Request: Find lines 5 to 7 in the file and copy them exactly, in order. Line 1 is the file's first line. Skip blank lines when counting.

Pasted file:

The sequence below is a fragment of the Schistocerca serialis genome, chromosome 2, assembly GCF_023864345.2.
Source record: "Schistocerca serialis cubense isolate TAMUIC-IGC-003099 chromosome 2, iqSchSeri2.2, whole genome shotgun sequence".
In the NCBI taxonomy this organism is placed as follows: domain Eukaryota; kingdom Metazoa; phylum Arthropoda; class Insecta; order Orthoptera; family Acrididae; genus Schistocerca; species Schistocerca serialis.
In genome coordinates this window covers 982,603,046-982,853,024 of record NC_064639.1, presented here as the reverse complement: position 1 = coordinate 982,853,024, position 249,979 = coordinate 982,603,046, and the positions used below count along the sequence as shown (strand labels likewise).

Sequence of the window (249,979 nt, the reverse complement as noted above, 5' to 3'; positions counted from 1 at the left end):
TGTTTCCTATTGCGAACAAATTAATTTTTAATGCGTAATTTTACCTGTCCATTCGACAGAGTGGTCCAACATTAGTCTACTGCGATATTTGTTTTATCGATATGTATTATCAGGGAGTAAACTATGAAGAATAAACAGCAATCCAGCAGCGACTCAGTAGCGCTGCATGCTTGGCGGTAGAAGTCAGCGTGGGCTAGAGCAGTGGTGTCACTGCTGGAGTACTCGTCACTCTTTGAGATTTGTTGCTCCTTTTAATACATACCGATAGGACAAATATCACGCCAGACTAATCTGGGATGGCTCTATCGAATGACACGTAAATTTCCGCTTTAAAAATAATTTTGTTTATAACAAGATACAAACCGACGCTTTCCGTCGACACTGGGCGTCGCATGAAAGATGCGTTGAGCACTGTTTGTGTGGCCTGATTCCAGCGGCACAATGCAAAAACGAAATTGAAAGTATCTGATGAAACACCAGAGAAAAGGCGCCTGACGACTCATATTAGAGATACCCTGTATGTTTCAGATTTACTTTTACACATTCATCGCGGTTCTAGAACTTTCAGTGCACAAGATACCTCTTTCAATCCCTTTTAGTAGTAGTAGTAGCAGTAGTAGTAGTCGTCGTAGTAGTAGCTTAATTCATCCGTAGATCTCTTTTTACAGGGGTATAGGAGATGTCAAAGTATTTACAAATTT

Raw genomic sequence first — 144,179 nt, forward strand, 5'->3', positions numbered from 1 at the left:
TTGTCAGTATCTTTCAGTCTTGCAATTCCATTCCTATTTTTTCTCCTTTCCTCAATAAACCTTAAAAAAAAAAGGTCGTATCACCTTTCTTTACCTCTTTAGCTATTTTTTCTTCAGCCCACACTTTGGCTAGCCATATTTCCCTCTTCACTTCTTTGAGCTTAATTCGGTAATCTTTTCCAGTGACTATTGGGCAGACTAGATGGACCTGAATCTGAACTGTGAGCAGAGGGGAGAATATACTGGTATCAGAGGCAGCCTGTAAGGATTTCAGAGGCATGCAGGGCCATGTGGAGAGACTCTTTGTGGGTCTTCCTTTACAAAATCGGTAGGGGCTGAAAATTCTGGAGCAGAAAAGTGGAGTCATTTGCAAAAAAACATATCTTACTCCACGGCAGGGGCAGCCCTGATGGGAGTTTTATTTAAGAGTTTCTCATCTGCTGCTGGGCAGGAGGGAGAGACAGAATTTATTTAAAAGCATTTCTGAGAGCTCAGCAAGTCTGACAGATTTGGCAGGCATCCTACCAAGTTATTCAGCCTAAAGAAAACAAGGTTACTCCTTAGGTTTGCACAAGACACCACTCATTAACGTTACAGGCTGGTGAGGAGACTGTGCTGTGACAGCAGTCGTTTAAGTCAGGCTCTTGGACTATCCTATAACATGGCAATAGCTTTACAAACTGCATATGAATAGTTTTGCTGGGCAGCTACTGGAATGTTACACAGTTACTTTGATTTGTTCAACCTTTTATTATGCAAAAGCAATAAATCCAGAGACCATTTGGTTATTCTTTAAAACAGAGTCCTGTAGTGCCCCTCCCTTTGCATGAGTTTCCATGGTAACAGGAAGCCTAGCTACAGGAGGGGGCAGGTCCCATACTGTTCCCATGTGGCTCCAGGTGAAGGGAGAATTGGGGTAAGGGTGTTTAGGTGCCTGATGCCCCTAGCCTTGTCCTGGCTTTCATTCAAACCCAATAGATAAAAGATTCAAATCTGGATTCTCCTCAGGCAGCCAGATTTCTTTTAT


Sequence of the window (249,979 nt, the reverse complement as noted above, 5' to 3'; positions counted from 1 at the left end):
TGTTTCCTATTGCGAACAAATTAATTTTTAATGCGTAATTTTACCTGTCCATTCGACAGAGTGGTCCAACATTAGTCTACTGCGATATTTGTTTTATCGATATGTATTATCAGGGAGTAAACTATGAAGAATAAACAGCAATCCAGCAGCGACTCAGTAGCGCTGCATGCTTGGCGGTAGAAGTCAGCGTGGGCTAGAGCAGTGGTGTCACTGCTGGAGTACTCGTCACTCTTTGAGATTTGTTGCTCCTTTTAATACATACCGATAGGACAAATATCACGCCAGACTAATCTGGGATGGCTCTATCGAATGACACGTAAATTTCCGCTTTAAAAATAATTTTGTTTATAACAAGATACAAACCGACGCTTTCCGTCGACACTGGGCGTCGCATGAAAGATGCGTTGAGCACTGTTTGTGTGGCCTGATTCCAGCGGCACAATGCAAAAACGAAATTGAAAGTATCTGATGAAACACCAGAGAAAAGGCGCCTGACGACTCATATTAGAGATACCCTGTATGTTTCAGATTTACTTTTACACATTCATCGCGGTTCTAGAACTTTCAGTGCACAAGATACCTCTTTCAATCCCTTTTAGTAGTAGTAGTAGCAGTAGTAGTAGTCGTCGTAGTAGTAGCTTAATTCATCCGTAGATCTCTTTTTACAGGGGTATAGGAGATGTCAAAGTATTTACAAATTT

Raw genomic sequence first — 144,179 nt, forward strand, 5'->3', positions numbered from 1 at the left: